Who is a citizen?
R. ...[A]s touching the remission of sins, an infant as much expected it in its sprinkling, as I in my first immersion.
A. That may be, for you say that you thought; nay, were assured, that your sins were remitted six months before you were immersed. But this, in my judgment, constitutes no reason why you should, after ten years citizenship in the kingdom of Christ, be again immersed. When I was naturalized a citizen of these United States, there were certain immunities and privileges attached to citizenship which I had not in my mind at that time, nor were they any inducement to me to be naturalized, any more than to that child now sleeping in the arms of its mother. But did that circumstance annul my naturalization and leave me an alien?
R. I dare not say there was no church of Christ, no kingdom of God all this time. But I will say the church was in the wilderness.
A. That helps you not. It was still a church, although it was in the wilderness; and this destroys your assumption. I admit that he who understands not fully the Lord's day, the Lord's supper, and Christian immersion, cannot fully enjoy the blessings of the gospel of Christ, and that it makes all the difference between the wilderness and the fruitful field to understand fully these institutions: but yet there are degrees both in faith and knowledge; and he that lives in the wilderness still lives.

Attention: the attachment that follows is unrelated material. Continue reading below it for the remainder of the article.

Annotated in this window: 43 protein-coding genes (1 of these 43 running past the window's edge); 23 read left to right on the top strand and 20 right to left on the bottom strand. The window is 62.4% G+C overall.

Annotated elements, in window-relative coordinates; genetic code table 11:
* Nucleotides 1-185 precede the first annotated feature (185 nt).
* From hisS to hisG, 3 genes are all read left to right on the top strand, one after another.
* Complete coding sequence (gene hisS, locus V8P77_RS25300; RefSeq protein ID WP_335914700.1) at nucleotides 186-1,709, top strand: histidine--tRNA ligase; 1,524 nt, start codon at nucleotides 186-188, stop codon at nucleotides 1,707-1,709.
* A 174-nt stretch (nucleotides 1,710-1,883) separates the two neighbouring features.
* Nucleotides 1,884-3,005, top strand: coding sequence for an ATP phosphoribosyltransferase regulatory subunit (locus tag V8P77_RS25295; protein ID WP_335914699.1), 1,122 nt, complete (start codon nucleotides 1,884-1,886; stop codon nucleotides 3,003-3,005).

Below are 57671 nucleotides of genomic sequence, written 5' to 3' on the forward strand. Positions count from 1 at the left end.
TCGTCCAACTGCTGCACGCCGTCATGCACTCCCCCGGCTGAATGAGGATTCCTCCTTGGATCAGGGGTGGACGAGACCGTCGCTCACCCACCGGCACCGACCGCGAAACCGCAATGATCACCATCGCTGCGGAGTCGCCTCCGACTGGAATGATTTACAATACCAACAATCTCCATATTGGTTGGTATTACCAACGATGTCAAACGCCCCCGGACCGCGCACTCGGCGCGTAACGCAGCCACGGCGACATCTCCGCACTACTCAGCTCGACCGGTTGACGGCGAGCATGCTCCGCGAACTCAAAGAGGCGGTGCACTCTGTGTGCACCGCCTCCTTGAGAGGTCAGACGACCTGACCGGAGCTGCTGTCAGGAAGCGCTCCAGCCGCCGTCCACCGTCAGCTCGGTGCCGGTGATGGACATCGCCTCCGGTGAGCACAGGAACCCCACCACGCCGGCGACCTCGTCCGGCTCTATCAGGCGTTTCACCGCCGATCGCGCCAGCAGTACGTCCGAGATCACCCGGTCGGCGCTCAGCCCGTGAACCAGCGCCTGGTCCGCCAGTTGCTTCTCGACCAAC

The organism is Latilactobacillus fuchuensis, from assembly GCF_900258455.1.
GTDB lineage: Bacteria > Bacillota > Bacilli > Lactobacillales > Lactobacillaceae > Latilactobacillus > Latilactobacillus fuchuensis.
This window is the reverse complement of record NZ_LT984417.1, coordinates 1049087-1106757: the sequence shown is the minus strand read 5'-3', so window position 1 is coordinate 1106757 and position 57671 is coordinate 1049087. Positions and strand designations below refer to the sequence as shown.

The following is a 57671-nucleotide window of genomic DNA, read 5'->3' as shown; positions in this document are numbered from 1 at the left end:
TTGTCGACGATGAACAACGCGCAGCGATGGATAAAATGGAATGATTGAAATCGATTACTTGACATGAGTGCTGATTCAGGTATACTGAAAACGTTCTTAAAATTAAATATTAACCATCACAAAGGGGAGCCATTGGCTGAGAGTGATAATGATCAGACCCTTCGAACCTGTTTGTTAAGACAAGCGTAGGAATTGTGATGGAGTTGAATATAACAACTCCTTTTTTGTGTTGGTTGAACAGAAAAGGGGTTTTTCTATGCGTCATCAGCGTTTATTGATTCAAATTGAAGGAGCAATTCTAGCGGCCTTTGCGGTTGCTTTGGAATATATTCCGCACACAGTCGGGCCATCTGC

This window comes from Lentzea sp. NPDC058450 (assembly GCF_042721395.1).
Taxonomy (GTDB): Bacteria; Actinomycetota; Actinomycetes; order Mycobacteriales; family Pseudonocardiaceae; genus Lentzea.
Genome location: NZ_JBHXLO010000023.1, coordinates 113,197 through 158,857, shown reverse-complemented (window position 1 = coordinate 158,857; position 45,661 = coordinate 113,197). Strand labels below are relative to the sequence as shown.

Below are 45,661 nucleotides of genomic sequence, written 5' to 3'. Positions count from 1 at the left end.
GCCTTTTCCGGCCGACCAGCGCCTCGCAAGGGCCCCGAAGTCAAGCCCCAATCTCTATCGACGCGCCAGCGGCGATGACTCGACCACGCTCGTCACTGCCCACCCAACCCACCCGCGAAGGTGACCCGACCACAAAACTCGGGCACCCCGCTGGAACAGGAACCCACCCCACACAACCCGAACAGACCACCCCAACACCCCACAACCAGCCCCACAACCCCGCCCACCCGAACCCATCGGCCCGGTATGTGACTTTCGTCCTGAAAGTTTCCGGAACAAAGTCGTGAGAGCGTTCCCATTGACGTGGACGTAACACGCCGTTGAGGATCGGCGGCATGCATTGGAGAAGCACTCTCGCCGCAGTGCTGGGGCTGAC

R. I am candid to confess that I did not foresee this impediment in my way. But, come, does this greatly detract from the importance which you and others attach to the discovery of the capital item of the ancient gospel--baptism for the remission of sins? This indeed is the only item which obtains for the ancient gospel the eminence which it claims.
A. Not in the least. It stands true that this is its proper meaning. The not understanding of this institution has prevented many Christians from enjoying its benefits; but the not understanding it does not make them aliens from the kingdom of Jesus.